Fitness
Moderators: melkor


Why do guys grunt while lifting?


Quote  |  Reply

I've been going to a female gym for a while, but the past week I decided to be brave and go to the co-ed gym. It didn't bother me that I was one of two females in the weight room, but what did bother me was all the GRUNTING! 

I don't think men work any harder than I do. yeah they lift more because they're a lot stronger, but I struggle just as much as they do when it comes to lifting. Why do they grunt? Seriously, I don't get it?! Isn't exhaling while you exert the most efficient thing to do?

Enlighten me, please :)

32 Replies (last)

For the same reason that Maria Sharapova grunts when she hits the ickle yellow ball.

Makes us stronger.

It's funny I used to think the same, I used to think it was a load of macho nonsense!

I'm currently on a 3x5 program with lots of deep squats and heavy deadlifting.  Now I'm beginning to realise why people grunt.  I'm at a stage now where the weights are bending the olympic bar and you feel like you're trying to move an unmovable object.  Sometimes through effort you can't help but grunt, especially when getting out of the hole when squatting. 

I don't think it's for me to judge the efforts of another lifter as I assume everyone is lifting a weight which is relatively heavy for their strength level, but sometimes I do wonder why some guys will scream the place down with excessive grunting while lifting peanuts.

 

 

i worked in a gym for over 2 years. i've heard it all. grunts, groans, hisses, screams, people belting out diana ross while dancing on the tredmill. it's not always guys either. just people being people w/ all the weird little quirks they've developed. lol

it's just free entertainment in my book.

Original Post by lune_ash:

i worked in a gym for over 2 years. i've heard it all. grunts, groans, hisses, screams, people belting out diana ross while dancing on the tredmill. it's not always guys either. just people being people w/ all the weird little quirks they've developed. lol

it's just free entertainment in my book.

haha yes :)

It is a documented phenomenon that exhaling during the load portion of an exercise will tighten your core muscles which stabilizes you/makes you more rigid.  And anyone who remembers first year physics will recall that a more rigid arms means less effort to move the load (yay levers!).

Edit: This is also why boxers and the like breath out just before being hit.

Original Post by lune_ash:

i worked in a gym for over 2 years. i've heard it all. grunts, groans, hisses, screams, people belting out diana ross while dancing on the tredmill. it's not always guys either. just people being people w/ all the weird little quirks they've developed. lol

it's just free entertainment in my book.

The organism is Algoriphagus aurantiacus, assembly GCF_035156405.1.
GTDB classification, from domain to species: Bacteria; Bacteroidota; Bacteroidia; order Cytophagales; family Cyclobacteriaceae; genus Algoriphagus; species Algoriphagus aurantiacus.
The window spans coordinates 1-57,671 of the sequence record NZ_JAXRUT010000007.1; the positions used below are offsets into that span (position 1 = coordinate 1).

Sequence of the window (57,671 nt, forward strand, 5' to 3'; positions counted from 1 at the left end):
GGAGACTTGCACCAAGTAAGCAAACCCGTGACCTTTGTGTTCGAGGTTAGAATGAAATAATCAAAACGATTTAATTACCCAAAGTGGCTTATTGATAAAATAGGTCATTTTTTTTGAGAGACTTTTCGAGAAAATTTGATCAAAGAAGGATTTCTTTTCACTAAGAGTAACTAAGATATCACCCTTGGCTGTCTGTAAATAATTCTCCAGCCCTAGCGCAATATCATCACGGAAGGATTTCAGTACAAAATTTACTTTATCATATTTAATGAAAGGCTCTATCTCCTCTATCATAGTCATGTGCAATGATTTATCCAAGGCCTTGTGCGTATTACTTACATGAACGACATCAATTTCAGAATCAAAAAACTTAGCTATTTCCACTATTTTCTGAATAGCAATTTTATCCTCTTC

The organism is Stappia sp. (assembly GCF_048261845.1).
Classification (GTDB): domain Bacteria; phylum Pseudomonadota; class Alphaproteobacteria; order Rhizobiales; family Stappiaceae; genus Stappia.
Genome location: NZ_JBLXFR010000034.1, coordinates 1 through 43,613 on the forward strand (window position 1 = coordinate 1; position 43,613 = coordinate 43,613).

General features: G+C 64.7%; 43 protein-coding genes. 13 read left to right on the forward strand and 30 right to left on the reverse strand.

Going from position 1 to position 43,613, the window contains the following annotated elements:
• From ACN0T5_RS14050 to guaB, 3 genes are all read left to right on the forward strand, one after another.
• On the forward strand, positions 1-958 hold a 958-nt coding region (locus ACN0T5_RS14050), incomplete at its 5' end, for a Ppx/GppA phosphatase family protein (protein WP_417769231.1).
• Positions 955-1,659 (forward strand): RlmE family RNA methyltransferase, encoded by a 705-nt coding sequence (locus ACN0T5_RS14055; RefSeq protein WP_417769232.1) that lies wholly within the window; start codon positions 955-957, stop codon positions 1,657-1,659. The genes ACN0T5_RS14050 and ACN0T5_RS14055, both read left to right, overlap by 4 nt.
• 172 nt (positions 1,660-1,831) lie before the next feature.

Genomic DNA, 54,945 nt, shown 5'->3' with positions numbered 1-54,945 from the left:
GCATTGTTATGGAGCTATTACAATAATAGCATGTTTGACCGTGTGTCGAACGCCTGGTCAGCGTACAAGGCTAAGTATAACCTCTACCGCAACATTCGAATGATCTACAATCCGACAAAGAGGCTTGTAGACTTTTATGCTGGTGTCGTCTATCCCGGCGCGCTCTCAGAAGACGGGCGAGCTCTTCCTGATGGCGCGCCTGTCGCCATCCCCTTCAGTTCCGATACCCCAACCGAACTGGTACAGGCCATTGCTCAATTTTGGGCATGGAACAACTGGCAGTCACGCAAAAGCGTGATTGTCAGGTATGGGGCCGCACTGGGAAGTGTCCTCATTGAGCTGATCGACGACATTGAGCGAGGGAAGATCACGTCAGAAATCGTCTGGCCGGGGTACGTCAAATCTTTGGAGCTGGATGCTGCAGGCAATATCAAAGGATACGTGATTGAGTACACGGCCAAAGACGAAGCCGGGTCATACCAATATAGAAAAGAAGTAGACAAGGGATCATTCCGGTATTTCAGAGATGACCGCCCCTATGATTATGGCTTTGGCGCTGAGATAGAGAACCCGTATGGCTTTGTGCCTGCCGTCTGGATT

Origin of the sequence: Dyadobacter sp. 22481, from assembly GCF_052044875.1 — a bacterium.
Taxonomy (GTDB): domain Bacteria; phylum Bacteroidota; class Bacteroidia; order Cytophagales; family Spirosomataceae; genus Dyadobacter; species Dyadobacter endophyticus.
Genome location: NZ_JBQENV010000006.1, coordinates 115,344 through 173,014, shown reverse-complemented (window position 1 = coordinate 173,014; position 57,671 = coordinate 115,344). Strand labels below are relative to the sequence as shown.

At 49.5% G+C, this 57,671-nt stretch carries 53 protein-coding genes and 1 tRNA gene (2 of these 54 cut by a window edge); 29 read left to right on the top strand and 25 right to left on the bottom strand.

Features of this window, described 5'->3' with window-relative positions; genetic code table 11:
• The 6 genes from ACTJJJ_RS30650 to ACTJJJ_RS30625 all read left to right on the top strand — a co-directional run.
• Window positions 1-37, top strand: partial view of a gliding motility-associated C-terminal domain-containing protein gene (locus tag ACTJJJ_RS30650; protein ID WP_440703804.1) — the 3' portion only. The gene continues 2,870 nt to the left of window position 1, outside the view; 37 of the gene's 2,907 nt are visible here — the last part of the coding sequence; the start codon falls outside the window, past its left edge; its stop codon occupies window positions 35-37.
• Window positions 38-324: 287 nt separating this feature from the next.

Haha. So true! There is a woman that is still a member at my gym that sounds as if she is having an orgasm with each lift. LITERALLY. Each lift, her voice gets higher and she..honest to God...yells out ..''Yes! Yeeeeessss! YEEEEEEEEEEEEEESSSSSSSSSSSSSSSS! or uh...uhhhhh.....UHHH...UHHHHHHHHHHHHH HHHHHHH''. EVERY. SINGLE TIME. 

The fact that she is a nice looking woman doesn't hurt when it comes to my staff - partic. the male trainers - being excited everytime she walks in the gym doors. Unfortunately, I've had a few people complain about her recently [after living vicariously through her gym O's for 2 years now] and will have to have a talk with her. I don't think she even realizes she does it.

Original Post by nanuq905:

It is a documented phenomenon that exhaling during the load portion of an exercise will tighten your core muscles which stabilizes you/makes you more rigid. 

 Holding a breath in makes your core more stable, not breathing out.

And just think about all those karate-kick boxer-kicka** fighters in movies who have to grunt just before they single-handledly beat the crapola out of 13 vicious villains.  If those heroes didn't grunt like 747's taking off, do you really think they could win any brawl?

Grunting is a mind-force much like the force in the Star-War saga.  May the grunt be with you, even if as with the weight-lifter in the gym or Sharapova, the grunts are as annoying as h* * * and make you wish you had ear plugs or turned the TV down.

I would think the same thing when I went to the gym. Even if I felt an uncontrollable urge to make even the slightest sound I would try my damndest not to because I didn't want any attention drawn to me. There was one particular group of 2-3 men that just irked the **** out of me every morning I was there. They were constantly grunting and it was about 5AM so it was pretty much me and them in the weight room. It put me in a bad mood.

...then I started lifting at home, by myself in the basement and have caught myself doing it! AHH! oh well, no one else can hear it.

Original Post by floggingsully:

 Holding a breath in makes your core more stable, not breathing out.

No it doesn't.  Give it a try.  When you hold in a breath, your muscles are being held in place by the pressure inside your lungs.  When you exhale, you have to actively contract your muscles.